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29 Dec 2017

3 Goals for Recovering Addicts Instead of New Year’s Resolutions

Goals for Recovering Addicts

New Year’s resolutions are stressful for most people and are notorious for failing by January 2nd. It is estimated that 40 percent of Americans make resolutions around the new year, but only 8 percent actually manage to keep them throughout the year - and we believe that is an overestimation.

Resolutions that people set tend to be unrealistic, which contributes to them being dropped the New Year’s Eve confetti is swept off the street. Some of the most common resolutions that people set are that they will lose weight or quit smoking cigarettes, which may seem trivial, but these issues are big enough to cause people a lot of anxiety, just as is failing to keep the resolutions.

Setting New Year’s resolutions is not typically advised for those in drug and alcohol recovery because while setting dramatic goals is not a good idea for anyone, it can create a setback for those in recovery if the resolution is broken. It is a bad idea to set the bar of expectations too high and put unrealistic goals ahead of yourself.

Instead of creating New Year’s resolutions, a rigid list of dos and don’ts, set attainable goals that you can spend 2016 working toward. If you are working toward these goals already, keep going - if you are not, it is time to start.

Seek professional help

If you have not done so already, immediately seek out professional help with your drug and/or alcohol addiction problem. Addiction recovery can be difficult regardless of who you are, but it is much better in a supportive community with highly trained professionals guiding you through the process. Let 2016 be the year you finally reach out for help.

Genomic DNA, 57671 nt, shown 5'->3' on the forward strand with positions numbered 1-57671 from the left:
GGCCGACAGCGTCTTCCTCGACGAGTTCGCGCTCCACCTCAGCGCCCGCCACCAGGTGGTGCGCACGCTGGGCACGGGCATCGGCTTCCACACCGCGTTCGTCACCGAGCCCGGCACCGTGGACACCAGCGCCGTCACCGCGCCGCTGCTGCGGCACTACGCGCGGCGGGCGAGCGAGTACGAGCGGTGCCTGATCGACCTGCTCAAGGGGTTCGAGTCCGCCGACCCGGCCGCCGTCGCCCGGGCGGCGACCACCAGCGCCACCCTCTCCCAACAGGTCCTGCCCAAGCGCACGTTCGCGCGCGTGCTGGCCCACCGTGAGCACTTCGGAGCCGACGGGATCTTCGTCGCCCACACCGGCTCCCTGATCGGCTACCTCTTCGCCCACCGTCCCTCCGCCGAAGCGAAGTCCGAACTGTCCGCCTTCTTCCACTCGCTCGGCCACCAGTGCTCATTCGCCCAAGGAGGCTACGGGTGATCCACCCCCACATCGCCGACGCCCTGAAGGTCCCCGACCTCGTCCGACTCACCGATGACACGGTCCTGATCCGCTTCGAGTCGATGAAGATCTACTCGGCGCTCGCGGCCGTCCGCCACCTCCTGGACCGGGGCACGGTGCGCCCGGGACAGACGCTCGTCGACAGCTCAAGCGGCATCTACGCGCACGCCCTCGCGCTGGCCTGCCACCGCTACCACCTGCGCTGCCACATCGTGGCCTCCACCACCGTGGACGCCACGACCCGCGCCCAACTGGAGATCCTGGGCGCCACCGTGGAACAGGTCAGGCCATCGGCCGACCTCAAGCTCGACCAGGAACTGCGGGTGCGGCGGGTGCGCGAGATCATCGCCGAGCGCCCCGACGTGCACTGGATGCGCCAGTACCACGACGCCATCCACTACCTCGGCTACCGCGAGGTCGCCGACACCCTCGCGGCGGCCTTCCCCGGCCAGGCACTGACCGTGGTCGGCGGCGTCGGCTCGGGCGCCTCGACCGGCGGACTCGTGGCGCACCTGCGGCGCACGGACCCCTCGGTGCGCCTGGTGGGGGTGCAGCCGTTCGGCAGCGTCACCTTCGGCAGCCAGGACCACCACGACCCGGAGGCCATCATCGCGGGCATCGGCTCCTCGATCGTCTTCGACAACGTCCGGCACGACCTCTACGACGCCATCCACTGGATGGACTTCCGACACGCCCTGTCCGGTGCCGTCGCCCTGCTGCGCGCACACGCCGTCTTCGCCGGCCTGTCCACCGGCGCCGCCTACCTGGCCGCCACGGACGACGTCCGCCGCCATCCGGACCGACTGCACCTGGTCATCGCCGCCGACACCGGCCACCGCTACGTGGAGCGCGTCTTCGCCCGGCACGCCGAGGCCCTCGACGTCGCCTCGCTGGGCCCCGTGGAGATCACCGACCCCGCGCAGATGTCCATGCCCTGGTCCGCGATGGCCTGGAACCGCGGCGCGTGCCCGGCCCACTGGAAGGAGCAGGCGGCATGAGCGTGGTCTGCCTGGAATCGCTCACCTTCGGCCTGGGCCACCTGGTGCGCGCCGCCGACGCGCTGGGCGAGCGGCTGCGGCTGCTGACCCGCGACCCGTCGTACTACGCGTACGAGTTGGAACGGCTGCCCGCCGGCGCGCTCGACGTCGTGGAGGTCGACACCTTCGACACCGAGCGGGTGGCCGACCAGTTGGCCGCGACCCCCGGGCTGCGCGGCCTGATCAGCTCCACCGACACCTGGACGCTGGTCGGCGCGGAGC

Participate in group

Whether it is a group therapy session in a rehabilitation program or a 12-Step group session, there is a welcoming, understanding environment waiting for you. It is full of people that are going through you unique struggle and are willing to share their stories with you if you are willing to participate in return. Make it a 2016 goal to regularly attend meetings and actively participate at least once in every session, even if it is talking for just a minute.

Reach out to friends and family

Having poor family relations is a trademark of someone living with addiction. Addiction can tear families apart and ruin relationships, but recovery can often be an effective tool to bring people back together. This year, work toward rebuilding broken bridges between you and your loved ones, and express your commitment to sobriety. Having a loving, supportive base can greatly improve addiction recovery rates.


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